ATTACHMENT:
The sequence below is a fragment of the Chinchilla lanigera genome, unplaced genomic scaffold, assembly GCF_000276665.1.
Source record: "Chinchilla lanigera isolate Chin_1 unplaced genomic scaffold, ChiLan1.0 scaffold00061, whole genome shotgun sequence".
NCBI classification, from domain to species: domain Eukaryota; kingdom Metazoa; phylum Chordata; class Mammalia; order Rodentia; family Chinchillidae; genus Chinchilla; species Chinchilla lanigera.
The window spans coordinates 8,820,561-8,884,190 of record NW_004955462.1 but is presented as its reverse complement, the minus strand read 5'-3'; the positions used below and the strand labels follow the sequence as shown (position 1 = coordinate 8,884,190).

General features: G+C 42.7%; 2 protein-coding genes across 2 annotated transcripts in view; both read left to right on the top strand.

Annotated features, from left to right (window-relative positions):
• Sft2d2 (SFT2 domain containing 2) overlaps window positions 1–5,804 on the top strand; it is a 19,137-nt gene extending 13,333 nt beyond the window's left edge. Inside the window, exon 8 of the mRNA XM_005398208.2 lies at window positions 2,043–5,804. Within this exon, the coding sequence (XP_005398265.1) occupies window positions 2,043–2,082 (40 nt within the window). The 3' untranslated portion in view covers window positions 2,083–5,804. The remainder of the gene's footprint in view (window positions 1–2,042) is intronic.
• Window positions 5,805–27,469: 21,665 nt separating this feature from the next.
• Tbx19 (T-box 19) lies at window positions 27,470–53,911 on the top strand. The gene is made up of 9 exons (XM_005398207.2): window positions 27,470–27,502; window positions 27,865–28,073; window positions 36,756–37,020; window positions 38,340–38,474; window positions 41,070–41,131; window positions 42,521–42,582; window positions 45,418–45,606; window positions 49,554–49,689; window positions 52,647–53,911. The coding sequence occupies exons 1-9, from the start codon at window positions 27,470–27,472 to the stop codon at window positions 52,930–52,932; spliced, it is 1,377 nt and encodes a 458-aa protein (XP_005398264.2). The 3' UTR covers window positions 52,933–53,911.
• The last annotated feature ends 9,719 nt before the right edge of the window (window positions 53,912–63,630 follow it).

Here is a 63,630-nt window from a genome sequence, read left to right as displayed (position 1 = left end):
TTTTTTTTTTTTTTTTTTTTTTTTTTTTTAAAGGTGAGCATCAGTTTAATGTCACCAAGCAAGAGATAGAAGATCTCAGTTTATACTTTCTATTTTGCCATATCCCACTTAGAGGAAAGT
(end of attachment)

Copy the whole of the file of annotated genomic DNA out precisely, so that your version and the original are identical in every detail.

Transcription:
The sequence below is a fragment of the Chinchilla lanigera genome, unplaced genomic scaffold, assembly GCF_000276665.1.
Source record: "Chinchilla lanigera isolate Chin_1 unplaced genomic scaffold, ChiLan1.0 scaffold00061, whole genome shotgun sequence".
NCBI classification, from domain to species: domain Eukaryota; kingdom Metazoa; phylum Chordata; class Mammalia; order Rodentia; family Chinchillidae; genus Chinchilla; species Chinchilla lanigera.
The window spans coordinates 8,820,561-8,884,190 of record NW_004955462.1 but is presented as its reverse complement, the minus strand read 5'-3'; the positions used below and the strand labels follow the sequence as shown (position 1 = coordinate 8,884,190).

General features: G+C 42.7%; 2 protein-coding genes across 2 annotated transcripts in view; both read left to right on the top strand.

Annotated features, from left to right (window-relative positions):
• Sft2d2 (SFT2 domain containing 2) overlaps window positions 1–5,804 on the top strand; it is a 19,137-nt gene extending 13,333 nt beyond the window's left edge. Inside the window, exon 8 of the mRNA XM_005398208.2 lies at window positions 2,043–5,804. Within this exon, the coding sequence (XP_005398265.1) occupies window positions 2,043–2,082 (40 nt within the window). The 3' untranslated portion in view covers window positions 2,083–5,804. The remainder of the gene's footprint in view (window positions 1–2,042) is intronic.
• Window positions 5,805–27,469: 21,665 nt separating this feature from the next.
• Tbx19 (T-box 19) lies at window positions 27,470–53,911 on the top strand. The gene is made up of 9 exons (XM_005398207.2): window positions 27,470–27,502; window positions 27,865–28,073; window positions 36,756–37,020; window positions 38,340–38,474; window positions 41,070–41,131; window positions 42,521–42,582; window positions 45,418–45,606; window positions 49,554–49,689; window positions 52,647–53,911. The coding sequence occupies exons 1-9, from the start codon at window positions 27,470–27,472 to the stop codon at window positions 52,930–52,932; spliced, it is 1,377 nt and encodes a 458-aa protein (XP_005398264.2). The 3' UTR covers window positions 52,933–53,911.
• The last annotated feature ends 9,719 nt before the right edge of the window (window positions 53,912–63,630 follow it).

Here is a 63,630-nt window from a genome sequence, read left to right as displayed (position 1 = left end):
TTTTTTTTTTTTTTTTTTTTTTTTTTTTTAAAGGTGAGCATCAGTTTAATGTCACCAAGCAAGAGATAGAAGATCTCAGTTTATACTTTCTATTTTGCCATATCCCACTTAGAGGAAAGT